Why Belgium leads the world in IPv6 adoption

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Yes, Belgium. Every time you read a story or visit a website devoted to worldwide IPv6 adoption rates, sitting atop the list of highest achievers is Belgium, otherwise better known for chocolate, waffles, beer and diamonds. Google, for example, has worldwide IPv6 adoption at about 12%, Belgium leading at 45%.

For an explanation I turned to Eric Vyncke, co-chair of Belgium’s IPv6 Council. I emailed him a half-dozen questions about technology and culture and such that essentially could have been boiled down to one: Why Belgium? Here is his reply:

Regarding the success of Belgium, I am also a little unsure (as to) THE reason for being number one, I see a couple (without any priority order):

  • A small and dense country -- 11 million people -- and the longest distance is only about 150 miles. So, usually the broadband (cable or xDSL) is everywhere.
  • Except for the 'incumbent' ISP (Proximus ex-Belgacom, mainly xDSL), the other ones (mainly cable) were running short of IPv4 addresses.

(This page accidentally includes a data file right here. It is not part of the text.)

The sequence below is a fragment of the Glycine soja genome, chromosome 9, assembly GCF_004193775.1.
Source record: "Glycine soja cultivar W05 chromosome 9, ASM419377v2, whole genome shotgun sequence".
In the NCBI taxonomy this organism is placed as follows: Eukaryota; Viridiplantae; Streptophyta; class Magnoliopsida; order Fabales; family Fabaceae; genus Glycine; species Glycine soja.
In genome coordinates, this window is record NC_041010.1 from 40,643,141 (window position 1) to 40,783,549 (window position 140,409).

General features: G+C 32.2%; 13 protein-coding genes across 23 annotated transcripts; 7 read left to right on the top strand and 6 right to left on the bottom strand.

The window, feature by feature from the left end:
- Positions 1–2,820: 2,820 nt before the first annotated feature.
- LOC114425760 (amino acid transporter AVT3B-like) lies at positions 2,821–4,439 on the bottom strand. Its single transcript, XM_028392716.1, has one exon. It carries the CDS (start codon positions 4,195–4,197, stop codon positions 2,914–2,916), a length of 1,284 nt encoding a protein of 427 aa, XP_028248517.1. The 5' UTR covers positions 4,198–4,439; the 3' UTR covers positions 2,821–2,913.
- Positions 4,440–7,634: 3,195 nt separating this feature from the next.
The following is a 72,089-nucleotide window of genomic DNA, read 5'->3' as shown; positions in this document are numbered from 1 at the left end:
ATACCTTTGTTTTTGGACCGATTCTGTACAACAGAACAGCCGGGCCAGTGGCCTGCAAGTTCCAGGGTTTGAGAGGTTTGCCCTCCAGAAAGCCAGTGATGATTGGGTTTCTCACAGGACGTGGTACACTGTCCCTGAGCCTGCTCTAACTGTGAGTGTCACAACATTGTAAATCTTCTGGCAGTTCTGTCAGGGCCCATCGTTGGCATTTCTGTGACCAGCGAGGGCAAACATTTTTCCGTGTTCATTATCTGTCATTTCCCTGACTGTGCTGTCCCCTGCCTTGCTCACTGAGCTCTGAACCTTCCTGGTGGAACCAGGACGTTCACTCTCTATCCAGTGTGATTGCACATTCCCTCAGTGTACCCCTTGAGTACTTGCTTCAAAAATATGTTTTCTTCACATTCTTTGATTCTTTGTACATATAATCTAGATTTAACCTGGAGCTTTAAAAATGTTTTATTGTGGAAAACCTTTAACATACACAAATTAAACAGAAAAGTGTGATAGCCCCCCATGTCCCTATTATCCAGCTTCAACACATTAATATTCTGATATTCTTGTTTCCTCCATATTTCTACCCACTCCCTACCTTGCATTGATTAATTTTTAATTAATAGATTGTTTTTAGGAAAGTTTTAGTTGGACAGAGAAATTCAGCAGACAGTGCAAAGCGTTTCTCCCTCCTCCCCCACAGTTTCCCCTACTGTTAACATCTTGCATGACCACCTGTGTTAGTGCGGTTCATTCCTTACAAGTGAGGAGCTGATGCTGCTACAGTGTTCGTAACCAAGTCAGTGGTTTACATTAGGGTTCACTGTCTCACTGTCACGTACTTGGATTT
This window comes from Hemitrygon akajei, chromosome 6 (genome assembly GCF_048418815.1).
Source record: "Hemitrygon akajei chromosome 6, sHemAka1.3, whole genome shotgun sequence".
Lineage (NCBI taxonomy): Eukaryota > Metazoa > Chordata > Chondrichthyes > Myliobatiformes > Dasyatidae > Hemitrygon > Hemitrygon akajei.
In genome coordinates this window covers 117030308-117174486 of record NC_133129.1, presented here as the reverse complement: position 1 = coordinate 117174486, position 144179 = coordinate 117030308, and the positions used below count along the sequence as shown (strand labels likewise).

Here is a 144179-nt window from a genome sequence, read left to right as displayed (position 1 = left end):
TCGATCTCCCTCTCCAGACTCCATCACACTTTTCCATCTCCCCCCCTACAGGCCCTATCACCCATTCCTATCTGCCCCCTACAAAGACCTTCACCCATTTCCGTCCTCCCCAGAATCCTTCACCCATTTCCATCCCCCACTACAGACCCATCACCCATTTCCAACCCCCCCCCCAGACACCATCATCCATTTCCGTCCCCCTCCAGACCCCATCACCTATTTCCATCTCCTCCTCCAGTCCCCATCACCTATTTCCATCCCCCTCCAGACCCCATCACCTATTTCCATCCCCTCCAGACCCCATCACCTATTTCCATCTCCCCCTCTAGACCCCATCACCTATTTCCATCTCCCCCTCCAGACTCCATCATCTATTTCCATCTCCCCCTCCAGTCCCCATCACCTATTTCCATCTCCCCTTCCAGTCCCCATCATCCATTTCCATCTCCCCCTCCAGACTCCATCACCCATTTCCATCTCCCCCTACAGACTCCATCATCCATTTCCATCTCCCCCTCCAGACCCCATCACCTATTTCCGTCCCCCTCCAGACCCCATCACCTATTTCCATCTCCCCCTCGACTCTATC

• There is a 'secret' (memorandum of understanding) between the ISP Association, cyber police, regulators, minister of economic affairs (one ISP contract must be comparable with others) to limit the sharing of 1 IPv4 address to a maximum of 16 subscribers; this put a big constraint on NAT/CGN.
  • The culture in Belgium is also a mix of German and Latin culture, this means that we usually can see the long term and that we do not care too much about processes.
  • The 3 major ISPs met during the IPv6 Council meetings and began to share experience and roadmap => nothing beats emulation :-).
  • And all members of the IPv6 Council are in the same generation (between 35-55), with supportive management, and ready to take risk and push the 'message' to others.

Finally, I asked Vyncke if there is any recognition of Belgium’s lofty IPv6 status among the country’s general population.

“Besides technical people, nearly nobody in Belgium knows that we are number 1 for now (because the mobile ISPs are very, very late).”

That should change. Be proud, Belgians. Be proud.

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